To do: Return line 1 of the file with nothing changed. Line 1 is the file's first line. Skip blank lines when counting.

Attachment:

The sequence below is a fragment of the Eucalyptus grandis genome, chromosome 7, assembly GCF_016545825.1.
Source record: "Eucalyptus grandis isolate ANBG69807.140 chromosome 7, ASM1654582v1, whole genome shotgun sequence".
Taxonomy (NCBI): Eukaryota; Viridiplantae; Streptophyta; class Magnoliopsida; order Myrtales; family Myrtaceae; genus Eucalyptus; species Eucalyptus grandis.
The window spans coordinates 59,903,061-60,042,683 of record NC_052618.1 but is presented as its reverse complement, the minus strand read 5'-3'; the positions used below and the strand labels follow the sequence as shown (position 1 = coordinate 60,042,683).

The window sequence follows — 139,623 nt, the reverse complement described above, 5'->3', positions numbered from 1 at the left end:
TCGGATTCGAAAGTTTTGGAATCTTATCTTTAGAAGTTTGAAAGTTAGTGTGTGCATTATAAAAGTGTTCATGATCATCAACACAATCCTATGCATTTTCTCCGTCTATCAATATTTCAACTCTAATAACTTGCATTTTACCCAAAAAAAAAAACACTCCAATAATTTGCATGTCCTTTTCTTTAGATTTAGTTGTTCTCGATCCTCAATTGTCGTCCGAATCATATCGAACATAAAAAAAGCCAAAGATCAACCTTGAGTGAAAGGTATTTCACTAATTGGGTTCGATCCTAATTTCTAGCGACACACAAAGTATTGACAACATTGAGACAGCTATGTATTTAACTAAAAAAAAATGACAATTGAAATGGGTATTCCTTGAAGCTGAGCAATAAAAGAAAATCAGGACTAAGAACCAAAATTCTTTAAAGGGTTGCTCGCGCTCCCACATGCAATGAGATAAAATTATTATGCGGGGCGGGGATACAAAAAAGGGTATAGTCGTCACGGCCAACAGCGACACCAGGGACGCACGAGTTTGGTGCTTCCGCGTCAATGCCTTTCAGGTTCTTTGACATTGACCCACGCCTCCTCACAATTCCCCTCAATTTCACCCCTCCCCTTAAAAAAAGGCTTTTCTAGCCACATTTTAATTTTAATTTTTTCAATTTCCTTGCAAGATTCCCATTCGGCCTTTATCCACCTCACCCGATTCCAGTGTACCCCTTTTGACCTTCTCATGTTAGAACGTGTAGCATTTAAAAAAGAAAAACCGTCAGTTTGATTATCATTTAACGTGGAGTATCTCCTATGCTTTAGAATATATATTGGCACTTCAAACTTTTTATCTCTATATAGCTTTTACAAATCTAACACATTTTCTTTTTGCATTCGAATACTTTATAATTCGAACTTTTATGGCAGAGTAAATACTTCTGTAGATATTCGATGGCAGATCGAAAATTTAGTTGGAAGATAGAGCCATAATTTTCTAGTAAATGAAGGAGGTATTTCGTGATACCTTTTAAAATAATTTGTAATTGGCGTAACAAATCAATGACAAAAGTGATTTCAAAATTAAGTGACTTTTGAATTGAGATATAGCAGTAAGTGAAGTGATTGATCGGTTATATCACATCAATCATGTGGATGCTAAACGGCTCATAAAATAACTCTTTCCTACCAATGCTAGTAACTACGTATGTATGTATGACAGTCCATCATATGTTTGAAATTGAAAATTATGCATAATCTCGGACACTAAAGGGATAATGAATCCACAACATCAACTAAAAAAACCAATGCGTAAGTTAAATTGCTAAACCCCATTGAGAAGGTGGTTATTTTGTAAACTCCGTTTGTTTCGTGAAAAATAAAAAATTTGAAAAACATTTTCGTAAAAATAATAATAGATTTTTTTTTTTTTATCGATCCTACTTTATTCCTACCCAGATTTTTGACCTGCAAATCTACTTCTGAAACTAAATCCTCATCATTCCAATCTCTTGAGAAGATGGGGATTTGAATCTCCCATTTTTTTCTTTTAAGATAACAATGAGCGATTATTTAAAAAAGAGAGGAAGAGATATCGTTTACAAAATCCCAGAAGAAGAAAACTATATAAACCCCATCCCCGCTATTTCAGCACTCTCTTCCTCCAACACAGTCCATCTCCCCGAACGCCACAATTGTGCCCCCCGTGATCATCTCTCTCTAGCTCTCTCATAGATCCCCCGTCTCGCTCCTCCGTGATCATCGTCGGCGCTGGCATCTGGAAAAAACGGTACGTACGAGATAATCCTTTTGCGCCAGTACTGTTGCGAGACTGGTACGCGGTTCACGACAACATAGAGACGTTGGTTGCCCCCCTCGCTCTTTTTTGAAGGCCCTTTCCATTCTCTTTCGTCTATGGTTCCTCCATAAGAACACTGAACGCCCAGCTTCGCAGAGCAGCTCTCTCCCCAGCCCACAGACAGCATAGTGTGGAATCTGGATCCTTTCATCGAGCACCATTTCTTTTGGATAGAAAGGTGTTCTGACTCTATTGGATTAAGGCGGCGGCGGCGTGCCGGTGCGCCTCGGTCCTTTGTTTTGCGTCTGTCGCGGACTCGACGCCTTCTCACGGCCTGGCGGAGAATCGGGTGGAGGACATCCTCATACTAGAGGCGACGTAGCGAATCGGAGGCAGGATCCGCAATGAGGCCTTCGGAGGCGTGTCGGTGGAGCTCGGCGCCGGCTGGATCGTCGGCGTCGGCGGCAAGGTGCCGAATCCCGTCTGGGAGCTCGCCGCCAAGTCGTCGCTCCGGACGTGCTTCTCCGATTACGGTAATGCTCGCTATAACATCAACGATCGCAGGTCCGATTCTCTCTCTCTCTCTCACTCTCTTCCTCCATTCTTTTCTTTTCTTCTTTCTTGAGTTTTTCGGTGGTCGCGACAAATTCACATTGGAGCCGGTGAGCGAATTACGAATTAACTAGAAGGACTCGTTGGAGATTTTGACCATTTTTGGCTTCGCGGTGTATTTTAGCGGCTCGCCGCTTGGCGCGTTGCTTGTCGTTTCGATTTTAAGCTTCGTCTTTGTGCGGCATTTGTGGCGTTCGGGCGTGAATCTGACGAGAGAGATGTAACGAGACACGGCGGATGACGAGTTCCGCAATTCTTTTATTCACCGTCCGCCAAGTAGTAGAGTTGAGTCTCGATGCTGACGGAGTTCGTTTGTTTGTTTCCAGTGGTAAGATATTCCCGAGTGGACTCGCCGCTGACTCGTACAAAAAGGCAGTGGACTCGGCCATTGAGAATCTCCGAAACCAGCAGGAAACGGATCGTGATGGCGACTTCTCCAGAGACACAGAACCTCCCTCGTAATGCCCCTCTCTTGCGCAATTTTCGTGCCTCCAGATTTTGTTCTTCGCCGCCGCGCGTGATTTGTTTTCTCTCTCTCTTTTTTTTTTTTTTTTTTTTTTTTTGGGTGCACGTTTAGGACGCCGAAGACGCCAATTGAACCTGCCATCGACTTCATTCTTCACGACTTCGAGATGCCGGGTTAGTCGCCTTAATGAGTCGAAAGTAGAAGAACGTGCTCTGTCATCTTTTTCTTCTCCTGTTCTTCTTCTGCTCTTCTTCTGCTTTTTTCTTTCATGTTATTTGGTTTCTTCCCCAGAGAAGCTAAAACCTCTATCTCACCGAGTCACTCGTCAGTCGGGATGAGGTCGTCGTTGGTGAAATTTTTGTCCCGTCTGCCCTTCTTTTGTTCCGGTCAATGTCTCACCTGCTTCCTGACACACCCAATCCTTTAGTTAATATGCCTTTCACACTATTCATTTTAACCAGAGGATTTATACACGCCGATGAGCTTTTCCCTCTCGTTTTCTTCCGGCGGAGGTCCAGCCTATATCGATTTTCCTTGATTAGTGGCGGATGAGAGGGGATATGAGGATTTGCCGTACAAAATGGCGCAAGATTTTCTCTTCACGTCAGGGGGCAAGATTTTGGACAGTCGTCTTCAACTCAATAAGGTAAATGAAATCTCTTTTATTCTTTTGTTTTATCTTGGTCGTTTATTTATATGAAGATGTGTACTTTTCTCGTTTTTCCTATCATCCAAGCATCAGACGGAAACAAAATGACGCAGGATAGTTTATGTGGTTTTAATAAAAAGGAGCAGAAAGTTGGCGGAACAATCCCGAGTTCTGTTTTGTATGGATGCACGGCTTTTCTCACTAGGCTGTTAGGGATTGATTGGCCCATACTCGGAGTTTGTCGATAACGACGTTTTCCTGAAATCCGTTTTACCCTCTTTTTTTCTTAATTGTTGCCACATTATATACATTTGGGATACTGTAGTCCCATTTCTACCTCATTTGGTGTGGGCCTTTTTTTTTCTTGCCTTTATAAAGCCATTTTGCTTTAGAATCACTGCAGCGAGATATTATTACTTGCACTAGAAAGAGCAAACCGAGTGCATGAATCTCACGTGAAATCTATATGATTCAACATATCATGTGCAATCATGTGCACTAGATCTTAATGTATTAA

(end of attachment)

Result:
The sequence below is a fragment of the Eucalyptus grandis genome, chromosome 7, assembly GCF_016545825.1.